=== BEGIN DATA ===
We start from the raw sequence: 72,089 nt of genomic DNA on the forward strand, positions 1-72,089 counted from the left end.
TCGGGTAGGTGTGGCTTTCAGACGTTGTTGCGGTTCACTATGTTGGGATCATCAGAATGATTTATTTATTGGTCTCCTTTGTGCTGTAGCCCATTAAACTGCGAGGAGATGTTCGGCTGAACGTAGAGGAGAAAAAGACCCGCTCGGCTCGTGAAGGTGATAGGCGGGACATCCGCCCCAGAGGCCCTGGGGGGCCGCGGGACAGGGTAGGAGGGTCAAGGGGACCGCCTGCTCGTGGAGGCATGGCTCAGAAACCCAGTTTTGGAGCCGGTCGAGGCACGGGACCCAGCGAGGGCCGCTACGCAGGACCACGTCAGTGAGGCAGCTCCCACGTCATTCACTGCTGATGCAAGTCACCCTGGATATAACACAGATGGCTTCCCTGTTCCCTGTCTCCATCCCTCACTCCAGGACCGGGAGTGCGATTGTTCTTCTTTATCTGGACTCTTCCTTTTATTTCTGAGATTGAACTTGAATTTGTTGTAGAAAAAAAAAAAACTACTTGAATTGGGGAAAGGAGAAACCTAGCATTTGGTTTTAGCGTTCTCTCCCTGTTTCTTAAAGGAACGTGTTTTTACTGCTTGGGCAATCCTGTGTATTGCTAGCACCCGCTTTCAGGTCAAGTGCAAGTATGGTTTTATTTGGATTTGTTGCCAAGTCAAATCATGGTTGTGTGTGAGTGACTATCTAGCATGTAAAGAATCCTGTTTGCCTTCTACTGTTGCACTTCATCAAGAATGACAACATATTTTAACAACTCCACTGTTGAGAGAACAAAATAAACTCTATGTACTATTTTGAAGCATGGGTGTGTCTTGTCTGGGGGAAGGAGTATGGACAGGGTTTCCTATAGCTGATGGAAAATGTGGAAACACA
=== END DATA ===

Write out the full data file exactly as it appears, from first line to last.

We start from the raw sequence: 72,089 nt of genomic DNA on the forward strand, positions 1-72,089 counted from the left end.
TCGGGTAGGTGTGGCTTTCAGACGTTGTTGCGGTTCACTATGTTGGGATCATCAGAATGATTTATTTATTGGTCTCCTTTGTGCTGTAGCCCATTAAACTGCGAGGAGATGTTCGGCTGAACGTAGAGGAGAAAAAGACCCGCTCGGCTCGTGAAGGTGATAGGCGGGACATCCGCCCCAGAGGCCCTGGGGGGCCGCGGGACAGGGTAGGAGGGTCAAGGGGACCGCCTGCTCGTGGAGGCATGGCTCAGAAACCCAGTTTTGGAGCCGGTCGAGGCACGGGACCCAGCGAGGGCCGCTACGCAGGACCACGTCAGTGAGGCAGCTCCCACGTCATTCACTGCTGATGCAAGTCACCCTGGATATAACACAGATGGCTTCCCTGTTCCCTGTCTCCATCCCTCACTCCAGGACCGGGAGTGCGATTGTTCTTCTTTATCTGGACTCTTCCTTTTATTTCTGAGATTGAACTTGAATTTGTTGTAGAAAAAAAAAAAACTACTTGAATTGGGGAAAGGAGAAACCTAGCATTTGGTTTTAGCGTTCTCTCCCTGTTTCTTAAAGGAACGTGTTTTTACTGCTTGGGCAATCCTGTGTATTGCTAGCACCCGCTTTCAGGTCAAGTGCAAGTATGGTTTTATTTGGATTTGTTGCCAAGTCAAATCATGGTTGTGTGTGAGTGACTATCTAGCATGTAAAGAATCCTGTTTGCCTTCTACTGTTGCACTTCATCAAGAATGACAACATATTTTAACAACTCCACTGTTGAGAGAACAAAATAAACTCTATGTACTATTTTGAAGCATGGGTGTGTCTTGTCTGGGGGAAGGAGTATGGACAGGGTTTCCTATAGCTGATGGAAAATGTGGAAACACA